JOUR 24100-01 News of the Century
Instructor: Mead Lopp
We explore the historical context, the economic present and the technological future of news media. Students critique how journalists cover such issues as the environment, health care and entertainment. Other topics include diversity, sustainability, new media and international journalism. This course uses a series of readings, DVDs and group discussions to explore 21st century media and news. Primary sources will include interviews with professional journalists and other agenda setters in media.
RLST 22200-01 The Spiritual Journey (1, g, HU)
Instructor: Rachel Wagner
This Honors Seminar will invite students to consider how different religions relate to one another in the contemporary world. The backbone of the course is Diana Eck’s Encountering God: Spiritual Journey from Bozeman to Banares. In this book, Eck discusses the problem of religious dialogue and outlines three approaches to religious positions different from one’s own: exclusivism (they are wrong; I am right); inclusivism (I am right, and they are right too insofar as they are like me); and pluralism (everyone is right if we see things properly). We will put Eck’s paradigm into action as we explore the travel narratives of real people who attempt to understand other cultures and religions through actual pilgrimage to other places and as they engage in dialogue with other people. Along the way, we will explore what is at stake in thinking about the overlap in different religious positions, and consider both why some people avoid such dialogue and why others seek it out.
SLPA 25000-01 History of Medicine
Instructor: Richard Schissel
This seminar will examine the evolution of ideas and concepts of health, disease, and medicine through history. Beginning in Mesopotamia, we will explore how beliefs and ideas about health and the causes and treatment of disease changed through time, and how the actions of individuals and societies changed, with changes in religious beliefs and the development of science. We will begin to see how the evolution of medicine was influenced by wars, culture, geography, religion, and even art. The course will explore how current ideas and practices in Western biomedicine have been built on past beliefs and practices and how different cultural beliefs shaped different medical practices.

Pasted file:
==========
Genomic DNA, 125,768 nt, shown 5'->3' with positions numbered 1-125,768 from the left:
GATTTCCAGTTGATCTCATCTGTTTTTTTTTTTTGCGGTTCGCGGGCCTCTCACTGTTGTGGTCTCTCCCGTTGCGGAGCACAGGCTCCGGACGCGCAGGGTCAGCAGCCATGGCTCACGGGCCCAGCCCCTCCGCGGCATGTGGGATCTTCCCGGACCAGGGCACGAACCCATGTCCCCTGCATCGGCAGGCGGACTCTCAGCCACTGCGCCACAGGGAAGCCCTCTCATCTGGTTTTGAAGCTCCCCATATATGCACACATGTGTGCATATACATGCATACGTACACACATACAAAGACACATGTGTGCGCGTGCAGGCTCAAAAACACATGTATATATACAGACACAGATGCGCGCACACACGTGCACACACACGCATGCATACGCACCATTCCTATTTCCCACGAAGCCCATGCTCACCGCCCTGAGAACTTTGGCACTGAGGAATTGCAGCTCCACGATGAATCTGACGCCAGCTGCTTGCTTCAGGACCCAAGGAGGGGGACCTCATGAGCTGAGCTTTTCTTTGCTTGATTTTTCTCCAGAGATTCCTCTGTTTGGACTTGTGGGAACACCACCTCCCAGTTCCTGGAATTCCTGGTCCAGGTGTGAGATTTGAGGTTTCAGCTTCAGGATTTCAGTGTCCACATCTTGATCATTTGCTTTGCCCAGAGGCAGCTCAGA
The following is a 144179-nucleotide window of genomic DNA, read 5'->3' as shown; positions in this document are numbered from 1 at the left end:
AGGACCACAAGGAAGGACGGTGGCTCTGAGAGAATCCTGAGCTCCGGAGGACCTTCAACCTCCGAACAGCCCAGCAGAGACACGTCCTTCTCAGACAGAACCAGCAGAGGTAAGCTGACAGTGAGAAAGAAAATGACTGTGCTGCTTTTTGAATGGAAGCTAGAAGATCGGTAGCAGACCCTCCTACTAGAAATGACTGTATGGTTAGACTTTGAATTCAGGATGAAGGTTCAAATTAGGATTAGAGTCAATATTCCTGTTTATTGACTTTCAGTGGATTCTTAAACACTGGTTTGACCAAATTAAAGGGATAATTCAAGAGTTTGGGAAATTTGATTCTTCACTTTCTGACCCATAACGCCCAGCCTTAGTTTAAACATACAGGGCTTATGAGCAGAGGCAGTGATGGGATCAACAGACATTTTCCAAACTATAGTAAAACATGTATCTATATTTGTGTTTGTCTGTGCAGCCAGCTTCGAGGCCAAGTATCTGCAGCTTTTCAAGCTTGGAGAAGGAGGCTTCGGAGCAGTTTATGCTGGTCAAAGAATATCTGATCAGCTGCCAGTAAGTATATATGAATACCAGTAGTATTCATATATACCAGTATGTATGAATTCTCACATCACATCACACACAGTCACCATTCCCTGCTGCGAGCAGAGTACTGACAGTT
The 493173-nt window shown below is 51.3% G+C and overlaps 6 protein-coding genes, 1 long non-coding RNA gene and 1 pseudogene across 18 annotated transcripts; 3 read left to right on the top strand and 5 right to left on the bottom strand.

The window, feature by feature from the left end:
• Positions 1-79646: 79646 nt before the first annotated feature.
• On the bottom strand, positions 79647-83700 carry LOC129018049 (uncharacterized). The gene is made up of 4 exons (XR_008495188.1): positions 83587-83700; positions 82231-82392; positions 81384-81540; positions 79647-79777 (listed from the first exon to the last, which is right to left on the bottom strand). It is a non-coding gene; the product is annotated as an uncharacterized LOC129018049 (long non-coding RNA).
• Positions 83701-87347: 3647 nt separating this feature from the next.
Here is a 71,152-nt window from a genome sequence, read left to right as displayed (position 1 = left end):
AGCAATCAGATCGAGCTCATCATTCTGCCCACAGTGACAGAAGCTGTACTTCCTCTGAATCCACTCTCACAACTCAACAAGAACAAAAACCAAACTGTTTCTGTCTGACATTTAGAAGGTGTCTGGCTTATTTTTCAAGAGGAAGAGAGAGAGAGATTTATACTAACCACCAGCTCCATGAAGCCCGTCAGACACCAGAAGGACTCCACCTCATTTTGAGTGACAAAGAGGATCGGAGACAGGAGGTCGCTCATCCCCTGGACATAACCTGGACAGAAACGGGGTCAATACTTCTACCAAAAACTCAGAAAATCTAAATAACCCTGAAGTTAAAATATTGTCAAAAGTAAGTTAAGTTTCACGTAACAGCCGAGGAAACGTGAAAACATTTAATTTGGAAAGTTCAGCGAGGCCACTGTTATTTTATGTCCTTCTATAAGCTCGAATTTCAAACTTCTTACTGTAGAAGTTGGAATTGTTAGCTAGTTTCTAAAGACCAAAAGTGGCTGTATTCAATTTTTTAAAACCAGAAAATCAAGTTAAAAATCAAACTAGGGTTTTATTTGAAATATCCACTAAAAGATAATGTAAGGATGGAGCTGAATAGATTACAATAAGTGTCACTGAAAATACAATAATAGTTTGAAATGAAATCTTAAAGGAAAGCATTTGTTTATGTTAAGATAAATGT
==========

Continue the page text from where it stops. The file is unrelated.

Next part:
WRTG 27000-01 Creativity and Madness (3a)
Instructor: Mary Beth O’Connor
Much has been written on the apparent relationship between creativity and madness at least as far back as the Socratic Dialogue Ion, in which Plato describes the inspired artist as inhabiting a state of “divine madness.” Taking up C.G. Jung’s warnings against reductionism, specifically his admonition that we remember that “a work of art is not a disease,” we will problematize such terms as “madness,” “mental illness,” and “creativity,” and then proceed to investigate psychoanalytic theories including the following: that the artist creates in order to heal her or himself, that the mood disturbances present in a high percentage of artists and writers may be related to cognitive processes associated with certain emotional states, and even that there is no real link between creativity and madness. We’ll also view and read the works of visual artists and writers identified as having suffered from “madness,” as well as accounts by these artists and writers themselves regarding their motivations for creating art, their use of suffering in their work, and their self-destructive tendencies. The course is designed as an exploration into an issue fraught with a long history of philosophical assumptions, scientific theories, and personal narratives, as well as a rich body of artistic work. It is a necessarily interdisciplinary investigation, with important implications especially for those who wish to pursue art themselves, as well as for those interested in aesthetics, psychology, literature, and visual art.